Hispanics may believe that pain is a form of punishment and that suffering must be endured if they are to enter heaven, the book said. Jews may be vocal and demanding of assistance.

    Pearson leaders apologized in a video tweet and removed the content from its books.

    According to the original report in the San Antonio Express-News, San Antonio school responds to assignment asking students to list ‘positives’ of slavery, the textbook in this latest incident is “Prentice Hall Classics: A History of the United States” (no information on the edition). I have not been able to find anyone who was actually looked at the textbook or its associated teaching materials.

    It is also possible Great Hearts may themselves have a “history”. As one example (of several), this blogger claims (Could You List the ‘Positive Aspects’ of Slavery? A Teacher Asked 8th-Graders to Do So):

    The teacher of the class said she was only teaching from a textbook: Prentice Hall Classics: A History of the United States, but after an outcry from parents, the book was removed while the school district conducts an investigation. I looked in Great Heart’s school manual and “investigation” is defined as: A bullshit tactic used to stall people until their low attention spans force them to forget why they are angry.

    No links or other details are provided, and I haven’t been able to verify — or to refute — that claim.

  118. blf says

    Follow-up to @163 and numerous previous comments, EPA chief Scott Pruitt did meet lobbyist linked to condo lease, despite denials:

    ● Pruitt and Steven Hart both denied any recent business
    ● Two men met at EPA HQ in July 2017 to discuss Chesapeake Bay

    Environmental Protection Agency chief Scott Pruitt met in his office last year with a veteran Washington lobbyist tied to the bargain-priced condo where Pruitt was living.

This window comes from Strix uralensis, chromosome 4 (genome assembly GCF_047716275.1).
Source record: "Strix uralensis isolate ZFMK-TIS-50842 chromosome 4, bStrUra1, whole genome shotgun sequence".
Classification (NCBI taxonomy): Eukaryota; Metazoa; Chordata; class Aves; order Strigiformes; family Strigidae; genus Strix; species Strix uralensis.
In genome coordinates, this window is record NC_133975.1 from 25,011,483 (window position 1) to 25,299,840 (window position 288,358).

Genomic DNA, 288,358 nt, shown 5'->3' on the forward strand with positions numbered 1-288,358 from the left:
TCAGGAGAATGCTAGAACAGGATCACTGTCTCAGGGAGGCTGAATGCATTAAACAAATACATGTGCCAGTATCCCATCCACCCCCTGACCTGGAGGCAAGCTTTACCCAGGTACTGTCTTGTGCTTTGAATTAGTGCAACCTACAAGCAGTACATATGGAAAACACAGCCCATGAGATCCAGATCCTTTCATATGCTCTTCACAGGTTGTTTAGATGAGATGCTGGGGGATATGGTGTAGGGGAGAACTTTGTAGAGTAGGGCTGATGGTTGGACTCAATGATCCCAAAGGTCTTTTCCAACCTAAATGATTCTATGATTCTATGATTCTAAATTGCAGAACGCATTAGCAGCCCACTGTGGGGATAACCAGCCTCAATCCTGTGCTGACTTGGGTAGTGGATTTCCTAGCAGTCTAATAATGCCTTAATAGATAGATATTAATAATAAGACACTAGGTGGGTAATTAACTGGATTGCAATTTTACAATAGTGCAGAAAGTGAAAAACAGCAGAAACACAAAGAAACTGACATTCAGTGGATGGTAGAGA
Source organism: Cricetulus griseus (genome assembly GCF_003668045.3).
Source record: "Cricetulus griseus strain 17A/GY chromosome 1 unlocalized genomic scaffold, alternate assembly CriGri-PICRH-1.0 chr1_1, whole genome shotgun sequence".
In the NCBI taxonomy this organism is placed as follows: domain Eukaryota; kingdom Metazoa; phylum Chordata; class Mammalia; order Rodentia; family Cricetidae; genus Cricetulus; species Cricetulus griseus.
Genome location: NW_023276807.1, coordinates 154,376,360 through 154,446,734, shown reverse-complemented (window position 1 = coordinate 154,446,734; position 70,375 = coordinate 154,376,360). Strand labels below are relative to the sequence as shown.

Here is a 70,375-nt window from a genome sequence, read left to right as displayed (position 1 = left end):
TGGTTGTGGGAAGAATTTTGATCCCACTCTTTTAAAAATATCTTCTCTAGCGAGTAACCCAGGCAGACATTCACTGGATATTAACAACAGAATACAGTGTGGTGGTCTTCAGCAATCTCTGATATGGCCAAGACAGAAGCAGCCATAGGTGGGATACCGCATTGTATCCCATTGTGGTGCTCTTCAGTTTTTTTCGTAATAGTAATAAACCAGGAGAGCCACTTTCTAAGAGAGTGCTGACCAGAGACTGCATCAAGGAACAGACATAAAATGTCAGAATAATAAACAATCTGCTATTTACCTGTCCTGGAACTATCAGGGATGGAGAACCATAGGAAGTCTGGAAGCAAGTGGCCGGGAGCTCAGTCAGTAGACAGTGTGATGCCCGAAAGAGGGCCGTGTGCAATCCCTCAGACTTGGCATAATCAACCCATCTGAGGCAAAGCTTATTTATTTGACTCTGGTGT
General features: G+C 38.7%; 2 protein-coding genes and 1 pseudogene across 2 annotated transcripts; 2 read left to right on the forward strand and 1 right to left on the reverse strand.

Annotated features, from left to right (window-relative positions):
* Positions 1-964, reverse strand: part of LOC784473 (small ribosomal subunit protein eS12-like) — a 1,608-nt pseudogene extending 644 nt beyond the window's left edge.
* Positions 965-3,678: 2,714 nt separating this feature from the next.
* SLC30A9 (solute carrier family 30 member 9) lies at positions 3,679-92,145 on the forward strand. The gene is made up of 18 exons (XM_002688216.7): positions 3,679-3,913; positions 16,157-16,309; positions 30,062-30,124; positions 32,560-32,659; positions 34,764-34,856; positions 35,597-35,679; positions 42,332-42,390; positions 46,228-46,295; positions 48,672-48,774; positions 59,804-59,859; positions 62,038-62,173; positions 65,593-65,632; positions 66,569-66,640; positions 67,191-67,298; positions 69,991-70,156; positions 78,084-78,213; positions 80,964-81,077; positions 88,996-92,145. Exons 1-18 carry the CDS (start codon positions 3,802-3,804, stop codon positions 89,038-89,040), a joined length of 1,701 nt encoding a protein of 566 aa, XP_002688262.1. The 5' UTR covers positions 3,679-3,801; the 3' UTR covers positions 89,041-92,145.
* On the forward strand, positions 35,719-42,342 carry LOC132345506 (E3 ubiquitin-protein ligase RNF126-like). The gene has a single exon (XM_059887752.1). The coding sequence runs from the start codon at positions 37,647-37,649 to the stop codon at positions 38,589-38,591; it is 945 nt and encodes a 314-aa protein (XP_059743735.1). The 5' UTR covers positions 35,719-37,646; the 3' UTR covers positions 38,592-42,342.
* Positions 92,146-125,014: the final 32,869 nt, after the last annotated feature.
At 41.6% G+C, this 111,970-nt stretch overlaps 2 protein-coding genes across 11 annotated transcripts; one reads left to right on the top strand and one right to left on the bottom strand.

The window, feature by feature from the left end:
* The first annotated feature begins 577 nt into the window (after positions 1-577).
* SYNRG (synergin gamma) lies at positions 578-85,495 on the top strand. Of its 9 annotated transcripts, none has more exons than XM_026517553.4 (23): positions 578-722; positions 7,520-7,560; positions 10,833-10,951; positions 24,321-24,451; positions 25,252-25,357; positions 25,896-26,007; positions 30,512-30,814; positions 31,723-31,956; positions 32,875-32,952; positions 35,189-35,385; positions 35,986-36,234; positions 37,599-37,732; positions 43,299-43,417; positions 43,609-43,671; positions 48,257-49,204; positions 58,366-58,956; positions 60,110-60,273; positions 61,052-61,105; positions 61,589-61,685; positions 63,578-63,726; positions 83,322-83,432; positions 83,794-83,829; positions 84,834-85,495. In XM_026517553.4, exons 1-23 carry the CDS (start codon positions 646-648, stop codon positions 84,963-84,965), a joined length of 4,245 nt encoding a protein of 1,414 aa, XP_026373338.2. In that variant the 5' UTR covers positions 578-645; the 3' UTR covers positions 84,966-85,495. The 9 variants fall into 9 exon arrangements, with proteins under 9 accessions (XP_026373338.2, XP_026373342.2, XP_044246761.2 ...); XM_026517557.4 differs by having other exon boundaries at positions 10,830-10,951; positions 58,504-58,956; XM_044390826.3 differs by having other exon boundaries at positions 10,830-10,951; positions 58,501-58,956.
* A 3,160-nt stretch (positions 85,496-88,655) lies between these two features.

Both Pruitt and lobbyist Steven Hart had previously denied Hart had conducted any recent business with EPA.

    A spokesman for Hart confirmed on Saturday that the lobbyist met Pruitt at EPA headquarters in July 2017 to discuss efforts to preserve the Chesapeake Bay.

    The admission about the meeting came after the lobbying firm Williams & Jensen filed a new disclosure report late on Friday, hours after Hart announced his early retirement as chairman. The firm’s filing, first reported by the Hill, says Hart lobbied EPA during the first quarter of 2018 on behalf of Smithfield Foods.

    The world’s largest pork producer, Smithfield has been involved with efforts to clean up the bay since EPA fined the company $12.6m in 1997 for illegally dumping hog waste into a tributary.


    On Pruitt’s 2017 lease, a copy of which was reviewed by AP, Steven Hart’s name was originally typed in as “landlord” but was scratched out. The name of his wife, health care lobbyist Vicki Hart, was scribbled in.

    That contradicts my claim in @163 “([…] from memory), there is no trace of a signed agreement” regarding the condo. Apologies.

    Pruitt’s public calendar shows the meet at EPA headquarters on 11 July with the Smithfield Foundation, the pork-producer’s philanthropic arm. The calendar entry does not include a list of attendees. Pruitt’s calendar does not disclose any 2018 meetings with Smithfield or its affiliates, the period covered by the report filed by Williams & Jensen.

    Hart’s spokesman, Ryan Williams, confirmed on Saturday that the lobbyist met Pruitt at EPA in July. In a statement, Hart disputed the legal filing made by his former firm.

    There is then loads of argy-bargy in the cited article about who did what when on behalf of whom.

  119. blf says

    Yet another form of thug voter suppression, this time by completely denying the vote to everyone, Arizona Republicans seek law change in case John McCain seat in play:

    GOP move would change state’s process for replacing members of Congress who resign or die in office

    Arizona lawmakers [sic] are debating legislation that would keep John McCain’s Senate successor off the ballot in November’s midterm elections, should the seat become open before the end of next month.